"My name is Viggo," I said abruptly, holding out my paw.

      "Sunrise," the Peophin acknowledged, though she seemed startled by the sudden introduction.

      "Sunrise... that's a beautiful name."

      Oh yes, the rosy color of her cheeks would definitely become permanent.

      "So... you're a smuggler then, Viggo?" Sunrise asked carefully.

      I gave a one-shouldered shrug, feeling my own cheeks redden, though I hadn't the slightest idea why her saying this made me uncomfortable. "You seem to keep strange company yourself," I commented, in an attempt to change the subject, however slightly.

      Sunrise raised one eyebrow. "Yes," she acknowledged. "Though I expect my reason is better than your own."

      Her tone was somewhat remorseful. I could tell that she didn't quite approve of Carvar's actions... in fact, from her expression I judged that she didn't approve of his actions in the least and would rather keep anyone's company but his.

      This only served to heighten my curiosity. "Oh yes? How so?"

      Sunrise hesitated. Again, I thought she wouldn't answer. Finally, though, she did.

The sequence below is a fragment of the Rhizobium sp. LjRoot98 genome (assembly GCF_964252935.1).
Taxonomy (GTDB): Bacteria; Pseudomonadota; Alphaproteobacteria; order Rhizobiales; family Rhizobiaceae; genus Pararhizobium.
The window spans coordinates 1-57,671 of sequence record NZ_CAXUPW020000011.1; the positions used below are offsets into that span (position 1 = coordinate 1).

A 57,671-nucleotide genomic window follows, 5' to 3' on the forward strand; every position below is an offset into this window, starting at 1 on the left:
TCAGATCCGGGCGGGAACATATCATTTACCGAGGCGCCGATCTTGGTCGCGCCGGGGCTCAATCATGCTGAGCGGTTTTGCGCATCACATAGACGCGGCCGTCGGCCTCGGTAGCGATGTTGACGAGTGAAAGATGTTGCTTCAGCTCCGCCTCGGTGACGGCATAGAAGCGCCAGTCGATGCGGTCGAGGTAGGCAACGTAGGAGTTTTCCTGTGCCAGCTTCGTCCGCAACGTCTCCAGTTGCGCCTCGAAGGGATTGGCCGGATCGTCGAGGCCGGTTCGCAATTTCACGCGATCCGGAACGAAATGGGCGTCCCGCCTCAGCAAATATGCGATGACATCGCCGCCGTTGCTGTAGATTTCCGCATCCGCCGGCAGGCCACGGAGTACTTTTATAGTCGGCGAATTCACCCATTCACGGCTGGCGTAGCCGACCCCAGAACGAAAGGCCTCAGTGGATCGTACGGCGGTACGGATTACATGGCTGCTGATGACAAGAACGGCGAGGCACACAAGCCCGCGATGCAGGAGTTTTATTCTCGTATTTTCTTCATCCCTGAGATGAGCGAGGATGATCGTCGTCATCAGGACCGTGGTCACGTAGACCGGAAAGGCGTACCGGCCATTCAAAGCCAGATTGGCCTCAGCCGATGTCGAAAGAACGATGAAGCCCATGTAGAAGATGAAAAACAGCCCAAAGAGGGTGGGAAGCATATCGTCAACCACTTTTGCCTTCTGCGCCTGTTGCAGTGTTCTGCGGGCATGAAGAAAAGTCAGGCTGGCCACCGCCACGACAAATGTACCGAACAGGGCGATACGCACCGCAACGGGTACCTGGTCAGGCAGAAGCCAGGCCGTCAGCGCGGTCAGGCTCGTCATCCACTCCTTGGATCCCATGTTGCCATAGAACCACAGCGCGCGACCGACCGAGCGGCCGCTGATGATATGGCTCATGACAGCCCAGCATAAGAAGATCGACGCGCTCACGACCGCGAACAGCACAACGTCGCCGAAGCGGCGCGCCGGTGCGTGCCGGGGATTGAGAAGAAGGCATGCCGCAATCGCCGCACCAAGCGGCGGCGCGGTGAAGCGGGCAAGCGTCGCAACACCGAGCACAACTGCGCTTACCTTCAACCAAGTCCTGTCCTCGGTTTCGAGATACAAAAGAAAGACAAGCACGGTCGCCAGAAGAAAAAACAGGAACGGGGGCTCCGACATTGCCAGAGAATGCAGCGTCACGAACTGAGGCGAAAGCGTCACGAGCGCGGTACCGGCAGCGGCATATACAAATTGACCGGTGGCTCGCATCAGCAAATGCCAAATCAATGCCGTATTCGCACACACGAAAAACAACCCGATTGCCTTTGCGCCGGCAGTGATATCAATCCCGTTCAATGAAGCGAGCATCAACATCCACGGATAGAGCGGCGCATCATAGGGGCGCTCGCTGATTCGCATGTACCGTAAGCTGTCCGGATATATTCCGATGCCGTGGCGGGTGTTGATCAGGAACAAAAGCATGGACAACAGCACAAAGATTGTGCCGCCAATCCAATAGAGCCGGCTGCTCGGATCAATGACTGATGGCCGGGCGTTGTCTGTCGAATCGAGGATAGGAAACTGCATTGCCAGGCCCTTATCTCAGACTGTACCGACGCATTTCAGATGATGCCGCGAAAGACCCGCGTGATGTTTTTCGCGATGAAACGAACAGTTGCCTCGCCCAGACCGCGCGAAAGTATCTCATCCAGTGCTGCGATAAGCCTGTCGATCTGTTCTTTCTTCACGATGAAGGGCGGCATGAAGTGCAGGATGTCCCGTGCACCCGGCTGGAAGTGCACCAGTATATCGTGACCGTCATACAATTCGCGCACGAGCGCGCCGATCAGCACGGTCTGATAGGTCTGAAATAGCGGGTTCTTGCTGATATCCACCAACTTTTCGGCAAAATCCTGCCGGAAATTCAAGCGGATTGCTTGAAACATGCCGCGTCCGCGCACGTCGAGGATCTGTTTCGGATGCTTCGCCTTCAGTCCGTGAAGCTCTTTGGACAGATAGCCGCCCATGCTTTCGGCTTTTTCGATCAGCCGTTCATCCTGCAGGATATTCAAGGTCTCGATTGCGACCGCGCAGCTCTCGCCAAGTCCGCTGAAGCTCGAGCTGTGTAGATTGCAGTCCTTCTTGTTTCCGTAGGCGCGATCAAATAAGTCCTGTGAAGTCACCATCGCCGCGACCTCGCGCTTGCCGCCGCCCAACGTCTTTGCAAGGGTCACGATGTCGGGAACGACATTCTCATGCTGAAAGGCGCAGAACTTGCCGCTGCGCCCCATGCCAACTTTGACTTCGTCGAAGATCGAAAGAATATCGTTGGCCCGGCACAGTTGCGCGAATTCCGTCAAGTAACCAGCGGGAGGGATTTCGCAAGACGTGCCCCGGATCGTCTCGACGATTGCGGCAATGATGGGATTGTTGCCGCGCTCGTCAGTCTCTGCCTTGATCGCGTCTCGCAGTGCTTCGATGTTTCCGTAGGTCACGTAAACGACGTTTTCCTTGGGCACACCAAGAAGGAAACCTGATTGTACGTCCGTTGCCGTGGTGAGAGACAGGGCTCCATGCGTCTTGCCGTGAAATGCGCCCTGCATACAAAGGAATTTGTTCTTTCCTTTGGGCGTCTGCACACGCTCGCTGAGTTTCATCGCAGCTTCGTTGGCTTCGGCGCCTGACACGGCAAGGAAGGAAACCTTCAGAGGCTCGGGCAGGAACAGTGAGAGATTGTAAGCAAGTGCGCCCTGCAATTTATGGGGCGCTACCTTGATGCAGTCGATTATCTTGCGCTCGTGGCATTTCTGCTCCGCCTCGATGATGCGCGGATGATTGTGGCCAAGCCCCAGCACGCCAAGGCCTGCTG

"I'm... looking for Balthazar."

      I couldn't help but to draw a breath at the name. Why any Faerie would want to find Balthazar was beyond me. Raising my eyebrows, I awaited Sunrise's explanation.

      "I live on an island, just off the shore of Faerieland. Faeries come to visit there often. Only, recently, Balthazar has been taking advantage of their visits in order to capture them. They usually come alone or in small groups. I suppose they are easier to capture that way. I do my best to protect them, but..."

      Sunrise trailed off then drew a deep breath and forced herself to continue on.

      "Dardyn told me that Carvar would know where to find Balthazar. He does; he thinks that we can find him in Meridell. Carvar has... jobs... to finish first, that is why we didn't head there immediately but..." Sunrise drew herself up tall. "I'm going to convince him to stop taking the Faeries from the island."

      I was quiet for a long moment, simply studying the Peophin. Her plan was foolish, I knew it. Dardyn – I assumed that he was the Magma Hissi and a friend of Sunrise's, if she trusted him enough to follow his lead – wasn't much of a friend if he planned on allowing her to go through with this. But then, I didn't try to dissuade her either. I could tell from the determined gleam in her eyes that even if I tried, my efforts would be in vain. So, instead, I simply smiled.